If you go into your local parts store, you’ll see dozens of fuel system cleaners to choose from. So, which one should you buy, and do you even need them at all? The gas companies tell us that there are detergents right in the gasoline that keep your car running like new. So why does your car feel like it’s losing power and the fuel mileage drops after a few thousand miles of driving?
Disclosure: This is a sponsored conversation written by me on behalf of Gumout. The opinions and text are all mine. Check out our advertising guidelines to see why we’d never steer you wrong.
Carbon buildup in the fuel intake area
Even the top brands of gasoline cause corrosion from ethanol and water and leave carbon deposits in your fuel system, specifically your fuel injectors and on the back of the intake valves. This can result in combustion problems due to improper fuel mixtures entering the combustion chamber. Carbon buildup in the fuel intake area needs to be cleaned in order to keep your car running at peak efficiency. So fuel system cleaners are an important part of regular maintenance on new-generation engines.
Other fuel system parts that are affected by these deposits are intake ports, tops of the pistons and cylinder heads. Deposits form on these vital parts and cause a variety of issues such as hesitation, stalling, knocking, pinging and loss of acceleration and reduced fuel economy. But the main parts that are the most susceptible to deposits are the fuel injectors and intake valves.
Deposits affect power and fuel economy
Fuel injectors have very fine tolerances in the pintles which allow the fuel to disperse from the injector. They deliver an atomized spray of fuel that when mixed with the proper air mixture, detonates in the combustion chamber. These fine tolerances in the pintles get dirty over time and the spray pattern becomes irregular and the spray turns into droplets that are harder to combust. This effects power and fuel economy.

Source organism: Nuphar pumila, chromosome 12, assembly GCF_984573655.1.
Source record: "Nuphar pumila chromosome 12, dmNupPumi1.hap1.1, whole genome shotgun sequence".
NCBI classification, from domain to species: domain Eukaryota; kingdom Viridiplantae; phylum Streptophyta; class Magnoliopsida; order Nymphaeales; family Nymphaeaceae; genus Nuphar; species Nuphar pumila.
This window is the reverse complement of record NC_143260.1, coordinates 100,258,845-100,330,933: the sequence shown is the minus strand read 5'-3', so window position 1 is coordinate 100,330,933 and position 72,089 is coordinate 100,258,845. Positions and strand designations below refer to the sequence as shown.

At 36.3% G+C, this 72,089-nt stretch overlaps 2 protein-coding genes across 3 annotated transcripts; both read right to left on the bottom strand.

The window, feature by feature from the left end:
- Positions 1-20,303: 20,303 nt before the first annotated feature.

The intake valves and ports are also very susceptible to deposits and the carbon buildup acts like a sponge and reduces the amount of fuel that enters the combustion chamber. The carbon builds up on the back of the intake valves from unburnt fuel and the extreme heat. This also prevents the proper fuel mixture from entering the combustion chamber resulting in an overall decrease in performance.
Use a fuel system cleaner on a regular basis
Keeping fuel injectors and intake valves free of deposits is critical to optimal performance. To restore these components to their original specs, they need to be cleaned. This is why fuel additives are important to use on a regular basis. Fuel additives contain detergents that can clean these fuel system parts. Formulations differ in quality and quantity of cleaning agents. Many of our readers have sports cars that they only drive occasionally. It’s important to find a fuel additive with a fuel stabilizer to keep the gas from oxidizing in the tank during extended periods of sitting. So which fuel system cleaner should you use?
Buying a high-quality cleaner
Many fuel injector cleaners are strong enough to clean up deposits on a port fuel injector. However, most are no match for what lies in the combustion chamber. The old saying, “you get what you pay for” is definitely true with fuel additives. If you buy a cheap fuel injector cleaner, it most likely won’t have the proper detergent package to do the job. If you get a high quality fuel system cleaner (i.e. higher quality and quantity of detergent) it will clean up these deposits in the entire fuel delivery system.
We were able to test two fuel system cleaners from Gumout and they did a good job of cleaning up my 2002 Subaru WRX 2.0-liter turbo engine. I did notice a difference in both improved performance and an increase in fuel mileage. These two products, fuel injector/carburetor cleaner and Multi-system tune-up from Gumout are available at most auto parts stores.
Do you use a fuel system cleaner regularly or do you think it’s all the same?